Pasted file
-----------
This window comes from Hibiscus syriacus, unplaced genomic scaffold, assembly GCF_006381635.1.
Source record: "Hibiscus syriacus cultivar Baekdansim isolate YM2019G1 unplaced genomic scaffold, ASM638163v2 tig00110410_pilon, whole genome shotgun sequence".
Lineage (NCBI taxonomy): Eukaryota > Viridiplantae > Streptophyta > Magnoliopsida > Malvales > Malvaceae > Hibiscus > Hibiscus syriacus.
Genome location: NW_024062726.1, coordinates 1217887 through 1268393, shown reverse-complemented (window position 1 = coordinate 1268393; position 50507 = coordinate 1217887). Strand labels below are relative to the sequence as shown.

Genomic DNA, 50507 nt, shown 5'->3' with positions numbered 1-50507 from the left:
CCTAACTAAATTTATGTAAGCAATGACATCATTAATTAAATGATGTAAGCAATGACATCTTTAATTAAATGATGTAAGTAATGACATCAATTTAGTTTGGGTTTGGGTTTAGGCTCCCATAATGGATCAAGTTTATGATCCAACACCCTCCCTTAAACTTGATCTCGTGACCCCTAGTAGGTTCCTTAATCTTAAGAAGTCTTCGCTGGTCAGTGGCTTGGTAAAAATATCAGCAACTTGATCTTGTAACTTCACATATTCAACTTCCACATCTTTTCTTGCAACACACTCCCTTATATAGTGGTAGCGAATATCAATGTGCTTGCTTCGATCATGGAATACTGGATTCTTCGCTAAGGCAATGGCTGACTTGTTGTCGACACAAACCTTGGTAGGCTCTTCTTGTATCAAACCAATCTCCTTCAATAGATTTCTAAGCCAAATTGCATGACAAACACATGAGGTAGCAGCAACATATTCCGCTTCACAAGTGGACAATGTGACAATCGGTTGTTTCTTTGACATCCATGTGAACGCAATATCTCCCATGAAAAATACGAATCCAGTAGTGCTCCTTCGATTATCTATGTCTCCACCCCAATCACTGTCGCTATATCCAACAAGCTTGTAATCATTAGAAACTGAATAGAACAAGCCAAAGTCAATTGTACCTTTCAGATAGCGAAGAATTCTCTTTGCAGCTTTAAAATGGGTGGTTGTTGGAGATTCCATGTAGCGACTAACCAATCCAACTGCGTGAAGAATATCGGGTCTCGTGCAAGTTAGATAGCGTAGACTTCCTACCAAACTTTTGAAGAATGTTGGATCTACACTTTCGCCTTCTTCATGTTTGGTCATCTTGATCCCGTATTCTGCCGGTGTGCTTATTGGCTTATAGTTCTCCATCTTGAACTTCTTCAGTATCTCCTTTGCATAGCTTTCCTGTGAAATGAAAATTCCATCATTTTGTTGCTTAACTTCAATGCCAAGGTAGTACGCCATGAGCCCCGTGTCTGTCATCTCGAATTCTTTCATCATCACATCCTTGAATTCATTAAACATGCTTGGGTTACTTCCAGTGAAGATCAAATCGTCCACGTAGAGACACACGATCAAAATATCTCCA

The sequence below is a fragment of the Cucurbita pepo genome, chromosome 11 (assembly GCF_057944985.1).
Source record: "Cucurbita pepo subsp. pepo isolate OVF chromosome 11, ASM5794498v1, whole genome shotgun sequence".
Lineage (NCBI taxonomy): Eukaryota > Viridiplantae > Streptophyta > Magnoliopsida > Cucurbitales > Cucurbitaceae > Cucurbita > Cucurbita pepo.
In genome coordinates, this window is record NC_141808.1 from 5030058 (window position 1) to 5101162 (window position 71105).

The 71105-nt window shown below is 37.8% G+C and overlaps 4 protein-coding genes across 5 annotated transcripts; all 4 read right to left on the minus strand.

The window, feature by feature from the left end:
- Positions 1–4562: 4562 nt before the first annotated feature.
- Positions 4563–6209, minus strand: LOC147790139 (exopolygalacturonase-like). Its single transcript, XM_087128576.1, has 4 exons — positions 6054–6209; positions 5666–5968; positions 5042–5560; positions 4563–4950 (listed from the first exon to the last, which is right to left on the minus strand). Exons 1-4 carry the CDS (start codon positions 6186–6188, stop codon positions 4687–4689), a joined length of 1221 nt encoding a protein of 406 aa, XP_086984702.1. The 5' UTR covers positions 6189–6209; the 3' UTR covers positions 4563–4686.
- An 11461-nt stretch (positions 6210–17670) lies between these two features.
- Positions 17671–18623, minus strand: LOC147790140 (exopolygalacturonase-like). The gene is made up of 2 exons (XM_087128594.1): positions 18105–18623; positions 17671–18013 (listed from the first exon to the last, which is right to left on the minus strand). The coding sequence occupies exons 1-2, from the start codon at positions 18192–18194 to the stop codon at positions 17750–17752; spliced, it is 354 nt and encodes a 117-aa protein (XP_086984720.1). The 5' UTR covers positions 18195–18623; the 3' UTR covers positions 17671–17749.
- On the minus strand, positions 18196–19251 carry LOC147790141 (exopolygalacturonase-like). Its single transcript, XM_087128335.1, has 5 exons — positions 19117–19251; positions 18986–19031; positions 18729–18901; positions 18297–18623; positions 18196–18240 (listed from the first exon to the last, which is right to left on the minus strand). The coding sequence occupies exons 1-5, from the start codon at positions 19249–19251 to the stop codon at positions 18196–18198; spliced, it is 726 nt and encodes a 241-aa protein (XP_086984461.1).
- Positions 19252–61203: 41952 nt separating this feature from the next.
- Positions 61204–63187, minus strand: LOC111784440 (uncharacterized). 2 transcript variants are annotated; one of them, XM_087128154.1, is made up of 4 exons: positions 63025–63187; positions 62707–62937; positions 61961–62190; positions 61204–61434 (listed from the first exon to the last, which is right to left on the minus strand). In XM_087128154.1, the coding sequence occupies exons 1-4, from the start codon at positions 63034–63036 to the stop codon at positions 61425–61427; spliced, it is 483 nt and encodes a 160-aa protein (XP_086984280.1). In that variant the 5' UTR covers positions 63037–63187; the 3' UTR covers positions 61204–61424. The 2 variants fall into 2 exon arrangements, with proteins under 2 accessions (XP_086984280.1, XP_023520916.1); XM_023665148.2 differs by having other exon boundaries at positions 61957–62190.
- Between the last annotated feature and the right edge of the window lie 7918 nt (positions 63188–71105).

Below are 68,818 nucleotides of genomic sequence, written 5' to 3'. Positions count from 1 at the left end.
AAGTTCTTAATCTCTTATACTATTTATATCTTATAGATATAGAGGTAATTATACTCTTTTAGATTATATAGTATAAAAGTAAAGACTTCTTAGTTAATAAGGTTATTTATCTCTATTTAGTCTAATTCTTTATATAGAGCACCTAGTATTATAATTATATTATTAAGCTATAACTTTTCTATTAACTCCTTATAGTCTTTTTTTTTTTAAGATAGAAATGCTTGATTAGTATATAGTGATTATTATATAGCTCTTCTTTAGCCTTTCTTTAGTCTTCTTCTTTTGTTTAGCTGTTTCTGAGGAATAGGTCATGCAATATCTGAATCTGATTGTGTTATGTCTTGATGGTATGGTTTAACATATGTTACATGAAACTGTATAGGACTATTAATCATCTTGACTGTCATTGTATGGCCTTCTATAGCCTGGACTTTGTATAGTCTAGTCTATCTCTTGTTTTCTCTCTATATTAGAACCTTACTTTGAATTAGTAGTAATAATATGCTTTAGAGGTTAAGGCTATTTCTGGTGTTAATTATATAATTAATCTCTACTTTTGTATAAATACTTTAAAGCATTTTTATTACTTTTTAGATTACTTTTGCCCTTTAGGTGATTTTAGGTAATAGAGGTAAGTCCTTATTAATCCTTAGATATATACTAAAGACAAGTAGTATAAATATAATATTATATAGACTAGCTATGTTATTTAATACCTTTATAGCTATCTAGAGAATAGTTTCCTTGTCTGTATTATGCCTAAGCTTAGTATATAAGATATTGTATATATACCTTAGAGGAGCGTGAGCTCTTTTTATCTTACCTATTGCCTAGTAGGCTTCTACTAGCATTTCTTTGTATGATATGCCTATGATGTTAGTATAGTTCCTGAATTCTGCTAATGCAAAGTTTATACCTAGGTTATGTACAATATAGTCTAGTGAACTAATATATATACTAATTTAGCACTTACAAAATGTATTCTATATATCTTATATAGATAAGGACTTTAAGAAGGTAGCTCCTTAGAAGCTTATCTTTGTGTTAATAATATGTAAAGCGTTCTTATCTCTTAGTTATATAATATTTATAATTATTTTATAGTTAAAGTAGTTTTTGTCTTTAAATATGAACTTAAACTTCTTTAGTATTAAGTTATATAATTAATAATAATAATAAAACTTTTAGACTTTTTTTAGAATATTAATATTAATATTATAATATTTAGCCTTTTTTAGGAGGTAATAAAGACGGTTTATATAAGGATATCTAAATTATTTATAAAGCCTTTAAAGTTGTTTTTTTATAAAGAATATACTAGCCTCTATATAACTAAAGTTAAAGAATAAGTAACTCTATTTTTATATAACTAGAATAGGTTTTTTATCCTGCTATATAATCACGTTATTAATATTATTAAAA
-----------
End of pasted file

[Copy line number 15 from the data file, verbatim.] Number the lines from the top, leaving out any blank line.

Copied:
- An 11461-nt stretch (positions 6210–17670) lies between these two features.